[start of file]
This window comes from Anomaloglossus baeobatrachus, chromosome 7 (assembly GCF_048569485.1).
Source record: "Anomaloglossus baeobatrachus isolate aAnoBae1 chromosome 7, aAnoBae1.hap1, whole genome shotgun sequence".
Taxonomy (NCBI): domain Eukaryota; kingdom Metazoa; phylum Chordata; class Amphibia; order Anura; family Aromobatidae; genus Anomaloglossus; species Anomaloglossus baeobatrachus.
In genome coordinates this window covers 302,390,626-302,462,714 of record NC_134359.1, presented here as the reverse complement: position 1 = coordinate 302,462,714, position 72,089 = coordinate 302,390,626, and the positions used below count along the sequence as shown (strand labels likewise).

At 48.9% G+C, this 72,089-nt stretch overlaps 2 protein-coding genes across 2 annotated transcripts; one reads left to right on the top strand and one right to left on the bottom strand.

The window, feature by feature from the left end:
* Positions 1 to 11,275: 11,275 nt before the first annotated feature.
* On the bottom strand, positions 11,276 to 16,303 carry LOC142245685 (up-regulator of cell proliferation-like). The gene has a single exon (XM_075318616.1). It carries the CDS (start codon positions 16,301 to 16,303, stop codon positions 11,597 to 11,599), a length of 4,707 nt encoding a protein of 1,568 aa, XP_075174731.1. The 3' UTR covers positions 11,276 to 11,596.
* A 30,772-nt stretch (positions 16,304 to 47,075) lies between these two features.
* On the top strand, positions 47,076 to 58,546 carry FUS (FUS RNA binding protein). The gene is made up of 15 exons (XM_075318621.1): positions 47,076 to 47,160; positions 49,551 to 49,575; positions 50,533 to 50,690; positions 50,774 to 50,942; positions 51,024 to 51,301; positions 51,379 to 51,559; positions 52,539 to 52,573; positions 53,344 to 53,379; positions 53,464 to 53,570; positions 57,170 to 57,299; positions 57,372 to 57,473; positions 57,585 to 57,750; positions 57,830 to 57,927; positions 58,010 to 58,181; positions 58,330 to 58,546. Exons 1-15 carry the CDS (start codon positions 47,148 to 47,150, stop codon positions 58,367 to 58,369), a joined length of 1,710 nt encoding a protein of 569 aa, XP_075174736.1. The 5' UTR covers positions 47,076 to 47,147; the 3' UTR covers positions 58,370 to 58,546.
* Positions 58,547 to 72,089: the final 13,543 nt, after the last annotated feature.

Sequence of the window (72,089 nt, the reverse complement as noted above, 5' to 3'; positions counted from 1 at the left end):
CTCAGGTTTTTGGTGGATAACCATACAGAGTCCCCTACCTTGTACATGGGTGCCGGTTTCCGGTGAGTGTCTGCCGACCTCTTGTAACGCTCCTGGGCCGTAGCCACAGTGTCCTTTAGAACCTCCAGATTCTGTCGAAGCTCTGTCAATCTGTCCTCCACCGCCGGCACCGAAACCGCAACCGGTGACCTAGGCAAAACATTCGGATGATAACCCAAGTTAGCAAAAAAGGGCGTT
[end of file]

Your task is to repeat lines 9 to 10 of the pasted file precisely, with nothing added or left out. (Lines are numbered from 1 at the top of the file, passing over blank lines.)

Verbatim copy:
* A 30,772-nt stretch (positions 16,304 to 47,075) lies between these two features.
* On the top strand, positions 47,076 to 58,546 carry FUS (FUS RNA binding protein). The gene is made up of 15 exons (XM_075318621.1): positions 47,076 to 47,160; positions 49,551 to 49,575; positions 50,533 to 50,690; positions 50,774 to 50,942; positions 51,024 to 51,301; positions 51,379 to 51,559; positions 52,539 to 52,573; positions 53,344 to 53,379; positions 53,464 to 53,570; positions 57,170 to 57,299; positions 57,372 to 57,473; positions 57,585 to 57,750; positions 57,830 to 57,927; positions 58,010 to 58,181; positions 58,330 to 58,546. Exons 1-15 carry the CDS (start codon positions 47,148 to 47,150, stop codon positions 58,367 to 58,369), a joined length of 1,710 nt encoding a protein of 569 aa, XP_075174736.1. The 5' UTR covers positions 47,076 to 47,147; the 3' UTR covers positions 58,370 to 58,546.